Market Commentary September 2014
Global equity markets were positive over the month of August. US equity markets were boosted by generally positive macroeconomic data while conversely in Europe, economic growth deteriorated and deflationary fears remained.
Asian and emerging markets provided gains despite continued tensions between Russia and Ukraine. Fixed income markets were well grounded, following elevated demand for low risk assets. US equity markets surpassed all-time highs over the month, ending with strong gains. Consumer sentiment indicators rose showing greater optimism among high income households. Manufacturing data also rebounded with production firmly on track over the third quarter. Second quarter GDP was revised up to 4.2%, largely due to an increase in non-residential fixed investment. Unemployment rose to 6.2% in July, higher than expectations.
European equity markets were positive for the first month since May. Central bank President Mario Draghi provided a boost to markets as he hinted that the bank was ready to utilise additional stimulus measures if necessary. Italian second quarter GDP was announced at -0.2%, lower than expectations and placing the country’s economy in technical recession. Eurozone inflation estimates fell to 0.3% in August, from 0.4% in July. Italy announced inflation at -0.2%, entering deflation. Unemployment remained unchanged at 11.5% in July.
UK equity markets gained, despite a generally disappointing month of data announcements. The Bank of England maintained its QE program and interest rates at its central bank meeting. The minutes later revealed that two of the nine committee members voted for a rise in interest rates. This was the first time since July 2011 that all members did not vote unanimously. UK average wages recorded their lowest rise on record. Data was however distorted due to a high number of employees deferring their bonuses following more advantageous tax rules. CPI inflation fell to 1.6% in July, with falling clothing prices providing the largest downward contribution. UK retail sales were lower than expected in July, recording their lowest annual gain since November. Unemployment fell to 6.4% in June, the lowest rate since late 2008. UK house prices increased 10.6% year-on-year in July, with the rate decreasing from the previous month, according to data provided by Nationwide.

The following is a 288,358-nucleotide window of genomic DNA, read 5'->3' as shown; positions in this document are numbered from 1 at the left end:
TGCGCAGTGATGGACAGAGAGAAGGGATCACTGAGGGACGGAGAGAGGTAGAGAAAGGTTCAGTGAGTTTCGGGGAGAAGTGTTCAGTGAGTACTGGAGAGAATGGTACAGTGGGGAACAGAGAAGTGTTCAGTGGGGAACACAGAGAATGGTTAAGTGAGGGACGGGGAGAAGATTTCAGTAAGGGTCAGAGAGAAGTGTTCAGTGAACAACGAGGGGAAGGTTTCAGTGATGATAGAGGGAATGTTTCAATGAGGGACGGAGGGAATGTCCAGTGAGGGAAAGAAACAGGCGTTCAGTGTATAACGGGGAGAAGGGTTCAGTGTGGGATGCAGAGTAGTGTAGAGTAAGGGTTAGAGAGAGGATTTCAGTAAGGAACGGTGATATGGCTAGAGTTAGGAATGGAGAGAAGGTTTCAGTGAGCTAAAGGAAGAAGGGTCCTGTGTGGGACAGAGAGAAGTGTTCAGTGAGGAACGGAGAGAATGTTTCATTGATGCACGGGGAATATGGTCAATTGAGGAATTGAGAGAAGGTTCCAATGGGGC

Asian equity markets were positive with gains across the majority of single country markets. Chinese manufacturing data (provided by HSBC) was recorded at its highest rate in 18 months in July with the sector demonstrating expansion. Indian equity markets were supported by higher than expected economic growth and the prospect of future support from the Indian government. Japanese second quarter GDP was announced at -6.8% annualised. Consumers made significant purchases in the first quarter, ahead of the impending consumption tax increase, which had a significantly negative impact on second quarter data. Japanese unemployment rose to 3.8% in July, higher than consensus expectations. No changes were announced at the Bank of Japan’s central bank meeting.
Emerging market equities posted another month of gains, supported by Latin America which was the strongest performing region, driven by the Brazilian stock market. The Chinese equity market was negatively impacted by poor data announcements. Interest rates were cut by 0.25% to 3.5% in Chile, while rates were raised in Colombia by 0.25% to 4.5%. In retaliation to recent sanctions on Russia, President Putin announced a ban on food imports coming from the EU, US, Canada, Australia and Norway for up to one year. This adversely impacted markets given that Russia is the 5th biggest food importer in the world.
Fixed income markets also performed well, led by a strong rally in core government bonds which outperformed higher credit risk markets. This was following further Russian/Ukraine tensions and lower inflationary pressures. Comments from the ECB president provided further support, while a divide between the Bank of England committee members showed greater pressure to raise interest rates.